Solid-Surface Material

Solid surface countertops have been around for over 50 years now and are a mainstay in kitchens and bathrooms. What might have once been considered trendy is now so established that few countertop materials, except for quartz, have managed to achieve the same status.

Solid surface is a perfect mid-range countertop material. Buyers not interested in laminate but still looking for an affordable countertop often gravitate to solid surface. It is one of the few counter materials that a homeowner can resurface with just an orbital sander. While visually it lacks the depth of real stone or even quartz, it does resemble stone far more than laminate does. Solid surface is where a lot of countertop buyers naturally end up after carefully considering its high and low points compared to other materials.

Solid surface materials began with DuPont’s Corian. The idea behind its invention was to have a surface that looked reasonably like natural stone, but unlike stone, would be non-porous. When you slice granite open, you will see a wild, chaotic conglomeration of particles forming the slab. While this is beautiful, it offers multiple avenues for cracking and breaking.

The word solid in solid-surface reinforces the idea that this is a stable base, unlike bouncy laminates which are mounted on medium-density fiberboard. But solid has another, more important, meaning. Dupont’s true intent was to create a surface that was the same from top to bottom, a homogeneous product. A cross-section of solid surface shows that you can keep delving deeper into it and still get the same product, and this is essential in terms of damage repair.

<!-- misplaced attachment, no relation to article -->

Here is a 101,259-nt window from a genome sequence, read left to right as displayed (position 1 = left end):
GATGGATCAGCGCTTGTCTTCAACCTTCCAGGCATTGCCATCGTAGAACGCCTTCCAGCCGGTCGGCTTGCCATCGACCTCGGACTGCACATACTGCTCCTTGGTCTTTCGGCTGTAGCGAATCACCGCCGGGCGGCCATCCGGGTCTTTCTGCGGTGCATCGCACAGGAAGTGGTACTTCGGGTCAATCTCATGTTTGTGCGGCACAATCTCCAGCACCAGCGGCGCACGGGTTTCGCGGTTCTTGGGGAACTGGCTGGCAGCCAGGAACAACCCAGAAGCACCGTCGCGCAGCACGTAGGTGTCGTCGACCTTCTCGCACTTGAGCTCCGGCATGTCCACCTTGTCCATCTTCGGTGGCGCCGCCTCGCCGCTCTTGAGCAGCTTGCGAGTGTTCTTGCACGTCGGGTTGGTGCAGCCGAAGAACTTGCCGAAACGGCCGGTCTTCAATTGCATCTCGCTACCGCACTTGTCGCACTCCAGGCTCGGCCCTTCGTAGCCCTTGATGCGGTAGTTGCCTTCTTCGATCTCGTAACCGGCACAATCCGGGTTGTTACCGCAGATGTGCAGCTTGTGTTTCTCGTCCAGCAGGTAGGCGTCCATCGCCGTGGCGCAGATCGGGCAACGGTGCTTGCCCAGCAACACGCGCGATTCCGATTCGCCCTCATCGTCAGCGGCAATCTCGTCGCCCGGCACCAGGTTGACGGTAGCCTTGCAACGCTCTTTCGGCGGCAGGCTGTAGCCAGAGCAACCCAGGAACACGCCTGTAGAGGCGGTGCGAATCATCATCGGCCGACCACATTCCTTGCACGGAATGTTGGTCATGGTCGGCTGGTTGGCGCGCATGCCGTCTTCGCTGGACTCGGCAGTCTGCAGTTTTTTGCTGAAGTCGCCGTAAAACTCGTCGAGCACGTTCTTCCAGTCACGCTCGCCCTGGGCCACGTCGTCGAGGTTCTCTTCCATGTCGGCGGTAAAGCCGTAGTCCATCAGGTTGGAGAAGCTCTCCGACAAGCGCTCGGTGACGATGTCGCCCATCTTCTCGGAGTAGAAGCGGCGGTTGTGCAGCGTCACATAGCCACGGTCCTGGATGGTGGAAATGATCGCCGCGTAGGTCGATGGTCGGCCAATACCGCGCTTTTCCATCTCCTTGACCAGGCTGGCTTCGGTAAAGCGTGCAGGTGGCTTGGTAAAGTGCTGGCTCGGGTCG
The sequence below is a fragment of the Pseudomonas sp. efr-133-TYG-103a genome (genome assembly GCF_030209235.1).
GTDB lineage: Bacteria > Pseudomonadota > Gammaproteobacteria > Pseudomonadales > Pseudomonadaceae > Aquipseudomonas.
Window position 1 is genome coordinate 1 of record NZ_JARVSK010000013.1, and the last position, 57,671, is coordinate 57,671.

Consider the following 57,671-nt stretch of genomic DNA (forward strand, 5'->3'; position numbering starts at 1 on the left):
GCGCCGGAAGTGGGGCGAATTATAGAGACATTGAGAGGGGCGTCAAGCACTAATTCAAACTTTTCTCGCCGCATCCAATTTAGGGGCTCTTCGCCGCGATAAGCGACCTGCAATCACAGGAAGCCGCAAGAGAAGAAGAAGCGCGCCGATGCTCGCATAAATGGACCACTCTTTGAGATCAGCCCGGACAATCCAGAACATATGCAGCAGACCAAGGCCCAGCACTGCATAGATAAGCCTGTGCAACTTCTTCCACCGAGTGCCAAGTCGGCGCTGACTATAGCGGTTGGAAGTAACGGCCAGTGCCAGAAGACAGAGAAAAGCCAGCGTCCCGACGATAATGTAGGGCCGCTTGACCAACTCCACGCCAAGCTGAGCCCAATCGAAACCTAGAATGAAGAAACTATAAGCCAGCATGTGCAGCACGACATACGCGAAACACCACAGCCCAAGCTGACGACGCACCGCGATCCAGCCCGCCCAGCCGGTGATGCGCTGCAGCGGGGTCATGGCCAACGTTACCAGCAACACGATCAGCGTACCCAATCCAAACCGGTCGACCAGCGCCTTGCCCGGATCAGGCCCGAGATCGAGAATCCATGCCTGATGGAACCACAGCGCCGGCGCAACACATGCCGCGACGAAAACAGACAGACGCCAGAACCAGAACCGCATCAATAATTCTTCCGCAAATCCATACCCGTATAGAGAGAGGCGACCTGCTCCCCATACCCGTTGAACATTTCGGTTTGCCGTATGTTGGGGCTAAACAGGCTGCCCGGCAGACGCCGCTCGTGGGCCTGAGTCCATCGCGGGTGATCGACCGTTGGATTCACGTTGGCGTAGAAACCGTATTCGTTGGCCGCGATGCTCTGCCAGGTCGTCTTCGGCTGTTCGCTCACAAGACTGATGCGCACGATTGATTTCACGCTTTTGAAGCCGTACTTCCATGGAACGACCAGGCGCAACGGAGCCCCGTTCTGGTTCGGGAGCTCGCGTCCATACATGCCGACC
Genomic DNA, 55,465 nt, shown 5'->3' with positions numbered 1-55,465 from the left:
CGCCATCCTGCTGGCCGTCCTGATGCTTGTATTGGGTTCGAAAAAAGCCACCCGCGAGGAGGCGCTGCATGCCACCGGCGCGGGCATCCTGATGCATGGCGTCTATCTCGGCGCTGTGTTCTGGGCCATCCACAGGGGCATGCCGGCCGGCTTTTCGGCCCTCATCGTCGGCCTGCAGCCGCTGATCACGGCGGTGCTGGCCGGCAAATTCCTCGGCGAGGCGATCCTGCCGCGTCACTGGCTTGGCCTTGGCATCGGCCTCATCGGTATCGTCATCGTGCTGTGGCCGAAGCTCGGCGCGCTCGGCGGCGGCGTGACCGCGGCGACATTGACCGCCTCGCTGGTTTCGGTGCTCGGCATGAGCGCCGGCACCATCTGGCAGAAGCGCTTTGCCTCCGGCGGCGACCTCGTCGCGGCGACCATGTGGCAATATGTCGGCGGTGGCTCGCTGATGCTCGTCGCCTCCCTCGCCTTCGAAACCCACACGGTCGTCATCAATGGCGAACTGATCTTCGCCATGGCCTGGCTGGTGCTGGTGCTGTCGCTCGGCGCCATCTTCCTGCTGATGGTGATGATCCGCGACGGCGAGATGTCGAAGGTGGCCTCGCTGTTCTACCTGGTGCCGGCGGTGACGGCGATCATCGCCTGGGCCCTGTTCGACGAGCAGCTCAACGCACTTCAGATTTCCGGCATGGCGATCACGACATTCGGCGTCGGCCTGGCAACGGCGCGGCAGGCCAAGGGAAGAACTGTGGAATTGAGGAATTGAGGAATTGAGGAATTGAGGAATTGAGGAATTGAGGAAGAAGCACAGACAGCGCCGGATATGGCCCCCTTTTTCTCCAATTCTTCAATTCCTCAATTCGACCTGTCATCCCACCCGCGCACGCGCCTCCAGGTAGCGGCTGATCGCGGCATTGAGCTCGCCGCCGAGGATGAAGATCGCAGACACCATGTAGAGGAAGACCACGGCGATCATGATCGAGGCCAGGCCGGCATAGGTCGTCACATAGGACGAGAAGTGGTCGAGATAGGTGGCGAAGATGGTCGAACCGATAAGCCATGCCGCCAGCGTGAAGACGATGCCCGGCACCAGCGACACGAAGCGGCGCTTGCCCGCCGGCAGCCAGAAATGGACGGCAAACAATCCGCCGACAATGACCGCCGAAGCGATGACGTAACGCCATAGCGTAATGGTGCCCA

• Nearly Non-Porous: No surface is completely non-porous, but tile, quartz, and solid surface come as close to being non-porous as any countertop material. Solid surface’s extremely low porosity keeps bacteria away, promoting a cleaner and more sanitary countertop.
  • Homogeneous: Unlike laminate or ceramic tile, solid surface’s material goes all the way through, from top to bottom. As a result, it visually fares better after impact than a multi-layered product like laminate.
  • Easy to Repair: Yes, solid surface will scratch if you cut on it. But with an orbital sander and fine grain sandpaper, even the homeowner can sand down scratches.
  • Weak (Impact, Scratches): Homeowners who have solid surface countertops should be extra careful to use cutting boards, as solid surface is relatively soft and can be scratched by knives and sharp utensils.
  • Heat Deformation: Solid surface can hold up against boiling water’s temperature of 212 F. But some solid surfaces will begin to deform at temperatures not much higher than that (250 F). This means that hot, dry pans (such as a frying pan, which is typically hotter than hot) and wet pans (such as a pot of pasta with boiling water) should not be placed on a solid surface counter.

Solid surface countertops are about 33 percent binding resins and 66 percent minerals. Those minerals are a bauxite derivative, aluminium trihydrate (ATH). ATH is a kind of fine, white powder that helps solid surface maintain its smooth consistency.